Summer travel is ramping up—even as flights are being scaled back, delayed, or canceled. While you can’t avoid long TSA lines, bad weather, or pilot shortages, there is an element of travel that you can take control of: your digital security.
With the rising cost of airline tickets, you want to be absolutely certain your reservation won’t be tampered with. Additionally, you want to know that you can trust airlines or third-party booking apps with your personal information.
A friend of mine recently booked a flight to visit me. We’d been continually tracking prices as they fluctuated from “no way,” to “exorbitant, but it will have to do.” Eventually, he ripped off the bandaid and bought a ticket, only for the price to drop dramatically the following day.
Pressed for time to cancel and rebook the flight at a lower cost, I volunteered to cancel his flight directly from the airline app, if possible. Two pieces of information were required to cancel the flight: his confirmation number, which was in the email he screenshotted and sent to me, and his last name. I entered the info, and his flight was canceled instantaneously.
This led me to wonder if a cybercriminal could achieve the same, and what their motivation might be.
Your confirmation code, usually a six-digit string of letters or numbers, is randomly generated and identifies you as a unique passenger. Confirmation codes are needed to change or update a flight. Along with the barcode on your boarding pass, this code is linked to personal information, including your contact info, frequent flier number, and passport and license details.
To keep this number secure, never post a photo of your boarding pass on social media or toss your printed boarding pass in a trash can at the airport. United Airlines, for example, had to remind customers to delete their personal info from Twitter while trying to get in touch with the airline for a refund.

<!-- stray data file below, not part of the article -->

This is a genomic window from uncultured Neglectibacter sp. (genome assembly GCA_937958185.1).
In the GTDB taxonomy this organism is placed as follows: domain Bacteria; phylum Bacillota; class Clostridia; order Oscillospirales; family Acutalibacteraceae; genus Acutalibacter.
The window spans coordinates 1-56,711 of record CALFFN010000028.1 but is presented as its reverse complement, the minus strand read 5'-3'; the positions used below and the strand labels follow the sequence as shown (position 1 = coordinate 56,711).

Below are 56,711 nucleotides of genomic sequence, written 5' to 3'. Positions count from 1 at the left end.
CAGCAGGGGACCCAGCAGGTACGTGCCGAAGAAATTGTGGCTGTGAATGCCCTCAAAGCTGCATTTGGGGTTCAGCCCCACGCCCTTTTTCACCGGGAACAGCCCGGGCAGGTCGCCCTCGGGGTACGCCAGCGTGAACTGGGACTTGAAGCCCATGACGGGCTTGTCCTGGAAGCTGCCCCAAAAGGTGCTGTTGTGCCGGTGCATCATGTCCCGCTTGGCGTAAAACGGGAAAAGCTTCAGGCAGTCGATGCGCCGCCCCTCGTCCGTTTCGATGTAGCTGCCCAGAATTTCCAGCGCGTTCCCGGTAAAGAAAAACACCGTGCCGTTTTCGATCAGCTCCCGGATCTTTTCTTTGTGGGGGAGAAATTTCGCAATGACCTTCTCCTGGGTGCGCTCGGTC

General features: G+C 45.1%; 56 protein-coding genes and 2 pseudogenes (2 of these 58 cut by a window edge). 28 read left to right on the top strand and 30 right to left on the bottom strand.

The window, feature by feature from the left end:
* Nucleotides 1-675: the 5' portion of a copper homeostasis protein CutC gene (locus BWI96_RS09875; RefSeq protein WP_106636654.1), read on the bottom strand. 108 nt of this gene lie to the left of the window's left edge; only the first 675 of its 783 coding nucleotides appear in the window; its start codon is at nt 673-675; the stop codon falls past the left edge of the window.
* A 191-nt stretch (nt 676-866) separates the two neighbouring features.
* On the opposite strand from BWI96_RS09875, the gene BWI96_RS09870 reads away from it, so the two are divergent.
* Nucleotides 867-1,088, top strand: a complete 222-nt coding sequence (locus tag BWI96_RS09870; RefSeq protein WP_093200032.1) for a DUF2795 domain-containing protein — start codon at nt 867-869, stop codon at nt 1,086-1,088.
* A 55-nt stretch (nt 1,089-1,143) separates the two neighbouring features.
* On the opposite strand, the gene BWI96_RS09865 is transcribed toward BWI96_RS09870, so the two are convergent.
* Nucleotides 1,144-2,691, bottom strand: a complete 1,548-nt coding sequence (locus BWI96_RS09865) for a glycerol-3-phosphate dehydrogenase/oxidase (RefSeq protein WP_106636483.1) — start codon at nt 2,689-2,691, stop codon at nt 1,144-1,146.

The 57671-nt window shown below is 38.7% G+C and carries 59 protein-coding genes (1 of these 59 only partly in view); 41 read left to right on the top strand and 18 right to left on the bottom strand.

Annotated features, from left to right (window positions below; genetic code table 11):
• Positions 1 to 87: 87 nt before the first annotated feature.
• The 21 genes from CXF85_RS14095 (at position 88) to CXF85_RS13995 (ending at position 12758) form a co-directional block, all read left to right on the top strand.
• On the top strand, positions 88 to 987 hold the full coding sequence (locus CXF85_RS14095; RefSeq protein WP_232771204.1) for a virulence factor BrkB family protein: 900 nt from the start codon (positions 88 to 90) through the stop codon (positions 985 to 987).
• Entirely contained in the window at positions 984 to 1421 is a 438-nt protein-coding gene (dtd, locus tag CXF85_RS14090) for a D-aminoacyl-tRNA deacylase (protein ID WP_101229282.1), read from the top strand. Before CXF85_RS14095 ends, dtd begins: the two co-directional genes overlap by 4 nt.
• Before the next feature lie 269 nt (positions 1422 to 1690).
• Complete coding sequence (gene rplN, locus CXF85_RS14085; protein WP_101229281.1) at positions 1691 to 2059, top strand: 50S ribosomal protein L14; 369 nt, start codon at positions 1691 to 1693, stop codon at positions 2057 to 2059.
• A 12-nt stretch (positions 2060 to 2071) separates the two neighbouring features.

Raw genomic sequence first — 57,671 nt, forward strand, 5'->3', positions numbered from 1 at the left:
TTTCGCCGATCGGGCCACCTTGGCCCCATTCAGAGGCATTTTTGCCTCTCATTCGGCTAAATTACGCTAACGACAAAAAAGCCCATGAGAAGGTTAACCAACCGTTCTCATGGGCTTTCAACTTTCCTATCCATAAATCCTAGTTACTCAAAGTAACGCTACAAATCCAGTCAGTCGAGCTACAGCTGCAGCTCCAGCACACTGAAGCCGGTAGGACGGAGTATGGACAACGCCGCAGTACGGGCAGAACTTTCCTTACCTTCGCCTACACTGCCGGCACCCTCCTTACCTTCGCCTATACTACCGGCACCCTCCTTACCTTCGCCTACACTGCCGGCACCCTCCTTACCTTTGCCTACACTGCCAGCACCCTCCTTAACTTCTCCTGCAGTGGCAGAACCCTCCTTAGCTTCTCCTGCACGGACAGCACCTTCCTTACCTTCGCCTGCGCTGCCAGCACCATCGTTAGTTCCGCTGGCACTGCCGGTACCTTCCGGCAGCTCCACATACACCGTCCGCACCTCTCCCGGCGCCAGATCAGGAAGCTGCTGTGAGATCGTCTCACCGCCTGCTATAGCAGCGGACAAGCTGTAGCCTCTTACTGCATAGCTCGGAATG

A personal password manager with features such as secure notes and secure file storage can ensure you have somewhere safe to store these codes. Using 2-factor authentication adds another layer of security to all your emails and accounts.
Back in 2019, white-hat hacker Rachel Tobac demonstrated to a CNN reporter, Donnie O’Sullivan, how easy it is to steal and manipulate flight information. To pull it off, she lifted information from O’Sullivan’s social media. He had tweeted at an airline and a hotel during one vacation, and this gave Tobac all of the information she needed to pose as him on the phone (using a voice changer, of course), transfer O’Sullivan’s hotel points to herself, and put him in a middle seat during his flight, all without access to his email or his password.
The airline’s standard verification questions may not be enough to thwart a savvy hacker. To avoid this yourself, O’Sullivan suggests adding additional security to your account, such as a verification code that the airline can send to your device while you’re on the phone with them. He admits that not all companies offer this as an option, but it doesn’t hurt to ask.
Apps like Kayak and Hopper aggregate data to show customers a range of options across carriers. Both of these booking sites have privacy policies that protect user data and allow customers to opt out of data sharing or the selling of their information.
Like airline apps, third-party apps collect personal information, though Hopper, for one, uses your phone number to log into your account and sends an authentication code to your device. This adds another layer of security.
Third-party apps pull pricing information from a variety of sites. Kayak, for example, has led customers to the booking site Tripmonster, which received an alarmingly low rating on Trustpilot for its lack of customer service and zero recourse for customers whose flights got canceled.
The takeaway? Be sure you can trust any company involved in booking your flight that has access to your personal information.
Another watchout for all airline customers is refund phishing scams, which rose in 2020 as hackers exploited frequent flight cancellations and demands for refunds. Cybercriminals have tools that scrape sites for confirmation numbers (including social media sites). These numbers can be bought and sold on the dark web and used to defraud customers. This social engineering scheme is so prevalent that Hopper warns of refund scams on their sites, urging customers to double-check emails that claim to be from Hopper, and to be aware that their customer service reps will never ask for a credit card number in order to refund a flight.